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      The role of ferric carboxymaltose in the treatment of iron deficiency anemia in patients with gastrointestinal disease

      1 , 2

      Therapeutic Advances in Gastroenterology

      SAGE Publications

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          Most cited references 38

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          Guidelines on the diagnosis and management of iron deficiency and anemia in inflammatory bowel diseases.

          Anemia is a common complication of inflammatory bowel diseases. An international working party has formed and developed guidelines for evaluation and treatment of anemia and iron deficiency that should serve practicing gastroenterologists. Within a total of 16 statements, recommendations are made regarding diagnostic measures to screen for iron- and other anemia-related deficiencies regarding the triggers for medical intervention, treatment goals, and appropriate therapies. Anemia is a common cause of hospitalization, prevents physicians from discharging hospitalized patients, and is one of the most frequent comorbid conditions in patients with inflammatory bowel disease. It therefore needs appropriate attention and specific care.
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            A novel intravenous iron formulation for treatment of anemia in inflammatory bowel disease: the ferric carboxymaltose (FERINJECT) randomized controlled trial.

            Anemia is a common complication of inflammatory bowel diseases (IBD) This multicenter study tested the noninferiority and safety of a new intravenous iron preparation, ferric carboxymaltose (FeCarb), in comparison with oral ferrous sulfate (FeSulf) in reducing iron deficiency anemia (IDA) in IBD. Two hundred patients were randomized in a 2:1 ratio (137 FeCarb:63 FeSulf) to receive FeCarb (maximum 1,000 mg iron per infusion) at 1-wk intervals until the patients' calculated total iron deficit was reached or FeSulf (100 mg b.i.d.) for 12 wk. The primary end point was change in hemoglobin (Hb) from baseline to week 12. The median Hb improved from 8.7 to 12.3 g/dL in the FeCarb group and from 9.1 to 12.1 g/dL in the FeSulf group, demonstrating noninferiority (P= 0.6967). Response (defined as Hb increase of >2.0 g/dL) was higher for FeCarb at week 2 (P= 0.0051) and week 4 (P= 0.0346). Median ferritin increased from 5.0 to 323.5 mug/L at week 2, followed by a continuous decrease in the FeCarb group (43.5 mug/L at week 12). In the FeSulf group, a moderate increase from 6.5 to 28.5 mug/L at week 12 was observed. Treatment-related adverse events (AEs) occurred in 28.5% of the FeCarb and 22.2% of the FeSulf groups, with discontinuation of study medication due to AEs in 1.5% and 7.9%, respectively. FeCarb is effective and safe in IBD-associated anemia. It is noninferior to FeSulf in terms of Hb change over 12 wk, and provides a fast Hb increase and a sufficient refill of iron stores.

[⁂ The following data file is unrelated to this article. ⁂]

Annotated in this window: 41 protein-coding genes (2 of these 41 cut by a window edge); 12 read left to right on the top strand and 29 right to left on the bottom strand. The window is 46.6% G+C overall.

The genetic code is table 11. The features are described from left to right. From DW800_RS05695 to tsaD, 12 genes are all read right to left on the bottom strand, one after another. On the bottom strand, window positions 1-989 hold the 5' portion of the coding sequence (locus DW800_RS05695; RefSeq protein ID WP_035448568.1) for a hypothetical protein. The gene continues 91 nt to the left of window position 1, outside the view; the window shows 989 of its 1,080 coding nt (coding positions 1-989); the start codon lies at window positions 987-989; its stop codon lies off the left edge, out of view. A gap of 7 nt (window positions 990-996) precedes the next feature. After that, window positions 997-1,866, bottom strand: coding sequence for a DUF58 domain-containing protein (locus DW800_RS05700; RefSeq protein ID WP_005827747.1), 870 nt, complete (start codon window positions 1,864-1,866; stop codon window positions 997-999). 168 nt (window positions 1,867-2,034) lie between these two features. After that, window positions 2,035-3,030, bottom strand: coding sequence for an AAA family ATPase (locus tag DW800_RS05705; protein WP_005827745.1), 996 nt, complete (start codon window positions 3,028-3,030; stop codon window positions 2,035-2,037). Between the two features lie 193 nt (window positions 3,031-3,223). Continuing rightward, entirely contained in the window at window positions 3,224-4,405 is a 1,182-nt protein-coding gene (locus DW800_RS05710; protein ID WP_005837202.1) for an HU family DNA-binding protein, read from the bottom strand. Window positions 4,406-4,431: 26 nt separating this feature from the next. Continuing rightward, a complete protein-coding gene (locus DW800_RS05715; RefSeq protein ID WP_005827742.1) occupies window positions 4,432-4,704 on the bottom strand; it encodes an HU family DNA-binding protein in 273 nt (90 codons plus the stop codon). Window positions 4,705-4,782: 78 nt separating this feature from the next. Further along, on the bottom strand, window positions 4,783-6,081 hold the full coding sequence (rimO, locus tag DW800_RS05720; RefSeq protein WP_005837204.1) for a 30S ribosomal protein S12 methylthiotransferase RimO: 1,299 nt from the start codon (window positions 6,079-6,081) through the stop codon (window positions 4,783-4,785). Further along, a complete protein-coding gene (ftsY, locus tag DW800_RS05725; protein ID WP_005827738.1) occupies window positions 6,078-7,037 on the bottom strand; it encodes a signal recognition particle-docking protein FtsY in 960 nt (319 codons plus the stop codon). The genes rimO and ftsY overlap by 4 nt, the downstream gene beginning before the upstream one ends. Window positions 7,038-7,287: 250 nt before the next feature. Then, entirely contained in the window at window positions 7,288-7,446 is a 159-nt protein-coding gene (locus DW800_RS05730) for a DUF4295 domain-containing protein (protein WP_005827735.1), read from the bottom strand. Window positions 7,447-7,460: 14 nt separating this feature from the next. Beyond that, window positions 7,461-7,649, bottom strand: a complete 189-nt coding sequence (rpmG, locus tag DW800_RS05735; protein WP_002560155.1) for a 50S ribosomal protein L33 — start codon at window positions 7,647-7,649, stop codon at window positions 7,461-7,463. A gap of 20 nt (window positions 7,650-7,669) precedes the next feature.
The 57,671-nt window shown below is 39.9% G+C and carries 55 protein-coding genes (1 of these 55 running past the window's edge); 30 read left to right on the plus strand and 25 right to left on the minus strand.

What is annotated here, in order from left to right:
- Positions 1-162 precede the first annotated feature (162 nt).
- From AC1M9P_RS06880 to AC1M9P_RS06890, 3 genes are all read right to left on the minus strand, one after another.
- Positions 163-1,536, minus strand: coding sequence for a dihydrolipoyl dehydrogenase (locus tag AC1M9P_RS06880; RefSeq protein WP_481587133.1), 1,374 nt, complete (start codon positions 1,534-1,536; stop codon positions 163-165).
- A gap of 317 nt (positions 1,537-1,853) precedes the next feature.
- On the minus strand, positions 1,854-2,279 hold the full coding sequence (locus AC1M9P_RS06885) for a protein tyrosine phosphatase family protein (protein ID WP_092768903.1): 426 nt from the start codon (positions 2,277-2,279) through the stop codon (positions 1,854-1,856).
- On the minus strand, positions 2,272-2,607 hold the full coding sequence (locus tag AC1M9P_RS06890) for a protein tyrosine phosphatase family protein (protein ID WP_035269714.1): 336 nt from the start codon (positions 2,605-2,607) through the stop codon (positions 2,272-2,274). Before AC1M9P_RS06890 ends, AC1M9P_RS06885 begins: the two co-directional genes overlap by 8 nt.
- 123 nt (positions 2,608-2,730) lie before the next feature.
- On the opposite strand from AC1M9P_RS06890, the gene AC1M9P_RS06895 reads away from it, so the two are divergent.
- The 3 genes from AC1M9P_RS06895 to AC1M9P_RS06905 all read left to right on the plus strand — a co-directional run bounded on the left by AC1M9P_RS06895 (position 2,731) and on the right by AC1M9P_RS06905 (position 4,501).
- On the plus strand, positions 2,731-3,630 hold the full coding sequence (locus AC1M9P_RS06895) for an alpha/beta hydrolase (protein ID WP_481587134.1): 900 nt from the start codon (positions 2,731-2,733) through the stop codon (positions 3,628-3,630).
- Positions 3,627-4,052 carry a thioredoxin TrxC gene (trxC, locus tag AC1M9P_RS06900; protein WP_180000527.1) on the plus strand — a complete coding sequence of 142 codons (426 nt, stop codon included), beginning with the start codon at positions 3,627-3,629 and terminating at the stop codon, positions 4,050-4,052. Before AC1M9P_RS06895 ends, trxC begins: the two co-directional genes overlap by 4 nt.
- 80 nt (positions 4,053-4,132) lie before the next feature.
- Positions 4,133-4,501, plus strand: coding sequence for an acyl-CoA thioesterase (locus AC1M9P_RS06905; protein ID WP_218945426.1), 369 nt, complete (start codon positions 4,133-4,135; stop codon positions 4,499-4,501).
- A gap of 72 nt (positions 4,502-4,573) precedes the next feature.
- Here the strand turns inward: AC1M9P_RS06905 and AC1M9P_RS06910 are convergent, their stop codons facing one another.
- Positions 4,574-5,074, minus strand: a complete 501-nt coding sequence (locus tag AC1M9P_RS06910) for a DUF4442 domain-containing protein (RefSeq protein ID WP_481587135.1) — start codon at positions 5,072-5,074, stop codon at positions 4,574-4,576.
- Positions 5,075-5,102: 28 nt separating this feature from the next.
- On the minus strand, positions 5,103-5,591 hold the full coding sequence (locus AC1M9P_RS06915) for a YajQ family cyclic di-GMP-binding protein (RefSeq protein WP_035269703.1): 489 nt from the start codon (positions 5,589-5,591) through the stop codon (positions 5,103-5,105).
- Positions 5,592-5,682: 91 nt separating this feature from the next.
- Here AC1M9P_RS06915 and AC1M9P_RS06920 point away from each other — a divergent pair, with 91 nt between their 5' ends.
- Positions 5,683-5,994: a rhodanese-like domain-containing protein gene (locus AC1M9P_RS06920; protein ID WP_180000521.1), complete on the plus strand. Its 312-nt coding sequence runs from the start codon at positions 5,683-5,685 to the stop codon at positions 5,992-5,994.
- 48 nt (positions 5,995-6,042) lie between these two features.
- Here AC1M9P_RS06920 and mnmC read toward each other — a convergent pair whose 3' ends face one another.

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              Iron, anaemia, and inflammatory bowel diseases.

              Iron deficiency anaemia is one of the most common disorders in the world. Also, one third of inflammatory bowel disease (IBD) patients suffer from recurrent anaemia. Anaemia has significant impact on the quality of life of affected patients. Chronic fatigue, a frequent IBD symptom itself, is commonly caused by anaemia and may debilitate patients as much as abdominal pain or diarrhoea. Common therapeutic targets are the mechanisms behind anaemia of chronic disease and iron deficiency. It is our experience that virtually all patients with IBD associated anaemia can be successfully treated with a combination of iron sucrose and erythropoietin, which then may positively affect the misled immune response in IBD.
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                Author and article information

                Journal
                Therapeutic Advances in Gastroenterology
                Therap Adv Gastroenterol
                SAGE Publications
                1756-283X
                1756-2848
                October 22 2015
                January 2016
                November 22 2015
                January 2016
                : 9
                : 1
                : 76-85
                Affiliations
                [1 ]Division of Gastroenterology and Hepatology, Houston Methodist Hospital, Houston, TX, USA
                [2 ]Division of Gastroenterology and Hepatology, Houston Methodist Hospital, 6550 Fannin St. Suite 1001, Houston, TX 77030, USA
                Article
                10.1177/1756283X15616577
                © 2016

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